A Brief History of Massage Therapy
The power of touch as a tool of healing has been practiced for thousands of years. Ancient Greek, Roman and Chinese cultures have all recorded the use of and benefits of massage, dating all the way back to 1000BC. It has been proven to encourage circulation, increase muscle flexibility, decrease stress levels and provide an overall sense of well-being. The science behind massage therapy has come a long way since Hippocrates (460-375 BC) noted its aid in healing dislocation injuries. It was after the First World War that massage therapy was introduced as a separate profession in North America. The Surgeon General of the United States introduced a program to help rehabilitate soldiers that were coming home from the war. It was in 1924 that massage was first legislated and controlled here in Canada with the Drugless Practitioner’s Act, which regulated the practice of massage therapy in Canada until the Regulated Health Professions Act of 1993. This new and improved act brought massage therapy under the same umbrella of standards as nurses, doctors, pharmacists, dentists, chiropractors and physiotherapists. The Canadian massage industry is working hard towards federal regulation to maintain a safe, ethical and fair system that will ensure the public and therapist safety and well-being. Until regulation is achieved, it is up to each individual practitioner to ensure they have received a 2200 hour diploma from a recognized school, and practice in a professional and ethical manner.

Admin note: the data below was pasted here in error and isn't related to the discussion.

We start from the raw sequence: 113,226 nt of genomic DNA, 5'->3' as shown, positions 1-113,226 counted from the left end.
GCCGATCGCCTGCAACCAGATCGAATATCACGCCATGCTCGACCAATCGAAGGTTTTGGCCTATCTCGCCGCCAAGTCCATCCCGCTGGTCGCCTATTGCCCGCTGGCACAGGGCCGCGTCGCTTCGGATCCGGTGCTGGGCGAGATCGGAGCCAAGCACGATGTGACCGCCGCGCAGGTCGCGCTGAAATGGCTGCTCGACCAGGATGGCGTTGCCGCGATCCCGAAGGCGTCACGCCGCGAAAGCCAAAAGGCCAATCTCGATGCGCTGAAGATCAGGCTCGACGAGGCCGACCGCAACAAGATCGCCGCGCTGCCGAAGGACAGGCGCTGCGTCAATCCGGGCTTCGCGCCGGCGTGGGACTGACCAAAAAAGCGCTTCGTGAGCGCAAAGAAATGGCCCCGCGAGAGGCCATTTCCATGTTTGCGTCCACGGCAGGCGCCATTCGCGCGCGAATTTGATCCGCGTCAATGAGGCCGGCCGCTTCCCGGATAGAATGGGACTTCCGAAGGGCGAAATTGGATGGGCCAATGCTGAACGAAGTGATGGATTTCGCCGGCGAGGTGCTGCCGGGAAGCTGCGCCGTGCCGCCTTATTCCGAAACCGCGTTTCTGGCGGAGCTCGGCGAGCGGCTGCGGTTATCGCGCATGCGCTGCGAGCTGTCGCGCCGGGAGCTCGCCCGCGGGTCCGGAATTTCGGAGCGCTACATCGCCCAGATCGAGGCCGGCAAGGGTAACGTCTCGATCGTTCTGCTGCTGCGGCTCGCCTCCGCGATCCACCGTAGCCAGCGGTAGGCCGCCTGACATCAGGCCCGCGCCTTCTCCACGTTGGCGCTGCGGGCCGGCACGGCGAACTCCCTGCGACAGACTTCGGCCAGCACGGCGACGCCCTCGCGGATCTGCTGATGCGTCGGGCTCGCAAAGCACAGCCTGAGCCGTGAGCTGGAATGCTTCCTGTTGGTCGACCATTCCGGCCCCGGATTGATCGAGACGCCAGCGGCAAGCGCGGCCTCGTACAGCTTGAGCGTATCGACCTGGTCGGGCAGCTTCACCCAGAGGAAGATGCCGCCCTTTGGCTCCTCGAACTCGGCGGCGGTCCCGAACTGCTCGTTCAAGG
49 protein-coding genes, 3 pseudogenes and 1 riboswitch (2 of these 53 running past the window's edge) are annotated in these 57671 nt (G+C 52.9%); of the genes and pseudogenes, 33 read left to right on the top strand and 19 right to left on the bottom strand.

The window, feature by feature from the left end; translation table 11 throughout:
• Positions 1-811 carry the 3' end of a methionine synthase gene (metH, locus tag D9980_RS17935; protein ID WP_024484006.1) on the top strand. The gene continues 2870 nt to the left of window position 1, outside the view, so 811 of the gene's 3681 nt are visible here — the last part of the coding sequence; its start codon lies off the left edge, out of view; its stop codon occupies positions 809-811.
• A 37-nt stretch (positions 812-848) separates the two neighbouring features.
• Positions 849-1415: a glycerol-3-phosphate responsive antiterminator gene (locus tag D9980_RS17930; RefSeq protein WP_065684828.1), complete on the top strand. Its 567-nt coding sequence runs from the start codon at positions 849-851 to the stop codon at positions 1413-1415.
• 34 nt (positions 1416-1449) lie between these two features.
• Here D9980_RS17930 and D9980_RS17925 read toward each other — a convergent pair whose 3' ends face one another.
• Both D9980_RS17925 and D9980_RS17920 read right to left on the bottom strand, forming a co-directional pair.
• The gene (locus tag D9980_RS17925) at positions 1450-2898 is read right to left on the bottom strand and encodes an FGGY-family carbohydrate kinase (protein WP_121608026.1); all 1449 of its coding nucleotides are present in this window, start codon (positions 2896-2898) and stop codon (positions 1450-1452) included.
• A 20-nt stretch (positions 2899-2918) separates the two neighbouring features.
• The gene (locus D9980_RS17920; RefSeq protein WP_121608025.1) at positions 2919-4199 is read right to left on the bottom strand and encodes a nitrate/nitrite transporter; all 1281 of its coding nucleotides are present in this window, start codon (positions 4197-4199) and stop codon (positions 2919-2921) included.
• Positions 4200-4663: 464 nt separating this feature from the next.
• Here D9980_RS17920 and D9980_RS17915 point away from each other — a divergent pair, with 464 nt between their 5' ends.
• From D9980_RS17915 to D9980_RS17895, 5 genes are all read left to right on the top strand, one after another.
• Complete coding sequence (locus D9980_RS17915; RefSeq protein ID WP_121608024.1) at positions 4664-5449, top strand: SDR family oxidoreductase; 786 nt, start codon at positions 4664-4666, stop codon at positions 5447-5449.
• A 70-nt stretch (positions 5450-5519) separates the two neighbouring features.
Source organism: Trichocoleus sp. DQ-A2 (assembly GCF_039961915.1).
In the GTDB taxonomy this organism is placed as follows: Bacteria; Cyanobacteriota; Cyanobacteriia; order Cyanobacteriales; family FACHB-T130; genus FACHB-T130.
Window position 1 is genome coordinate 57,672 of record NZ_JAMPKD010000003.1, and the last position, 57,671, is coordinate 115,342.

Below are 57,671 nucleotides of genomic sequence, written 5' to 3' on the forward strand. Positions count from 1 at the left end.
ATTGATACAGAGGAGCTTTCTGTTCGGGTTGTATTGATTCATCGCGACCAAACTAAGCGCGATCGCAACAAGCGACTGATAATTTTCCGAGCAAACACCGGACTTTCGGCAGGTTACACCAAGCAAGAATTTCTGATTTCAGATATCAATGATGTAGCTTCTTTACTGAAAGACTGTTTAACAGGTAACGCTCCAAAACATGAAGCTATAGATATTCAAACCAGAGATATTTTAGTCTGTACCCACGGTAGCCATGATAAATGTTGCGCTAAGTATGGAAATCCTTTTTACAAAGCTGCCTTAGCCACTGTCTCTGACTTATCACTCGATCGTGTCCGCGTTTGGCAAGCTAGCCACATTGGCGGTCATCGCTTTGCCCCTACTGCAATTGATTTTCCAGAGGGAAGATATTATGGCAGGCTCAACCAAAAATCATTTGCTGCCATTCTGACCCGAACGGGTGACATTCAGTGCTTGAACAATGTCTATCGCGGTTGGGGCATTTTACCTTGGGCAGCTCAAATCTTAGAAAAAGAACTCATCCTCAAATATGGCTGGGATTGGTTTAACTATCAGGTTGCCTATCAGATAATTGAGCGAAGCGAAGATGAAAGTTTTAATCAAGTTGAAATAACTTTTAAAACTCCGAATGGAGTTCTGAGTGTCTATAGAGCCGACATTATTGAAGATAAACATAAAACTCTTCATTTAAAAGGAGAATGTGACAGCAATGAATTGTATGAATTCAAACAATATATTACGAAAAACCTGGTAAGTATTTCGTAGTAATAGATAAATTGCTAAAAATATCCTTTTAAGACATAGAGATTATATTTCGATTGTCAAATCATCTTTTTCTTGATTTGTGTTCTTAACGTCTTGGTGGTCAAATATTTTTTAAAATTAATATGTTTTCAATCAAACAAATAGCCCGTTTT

- Therapeutic/Deep Tissue: This style of massage offers manipulation of the soft tissues to increase or help aid in the repair of soft tissue imbalances. Clients will work with the therapist to assist in maintenance and proper homecare practices to achieve the agreed upon desired outcome.
- Sports Massage: For the athlete or active person looking to enhance performance or relax after a sporting event. This is a faster paced treatment with a focus on awakening muscle tissue and increase performance or alternatively, helping to flush out and improve the relaxation and healing of the body after an event.
- Trigger Point/Myofascial Release: Trigger points are hyperirritable spots found in taut bands of muscle. They have predictable referral patterns that a trained massage therapist is able to assist in removing through treatment. Myofascial release assists in loosening and realigning the body’s connective tissue. It is a slow technique practiced with patience and a knowledge of anatomy.
- Swedish Relaxation: This is a rhythmic, gentle massage with a focus on increasing client relaxation and an overall sense of well-being.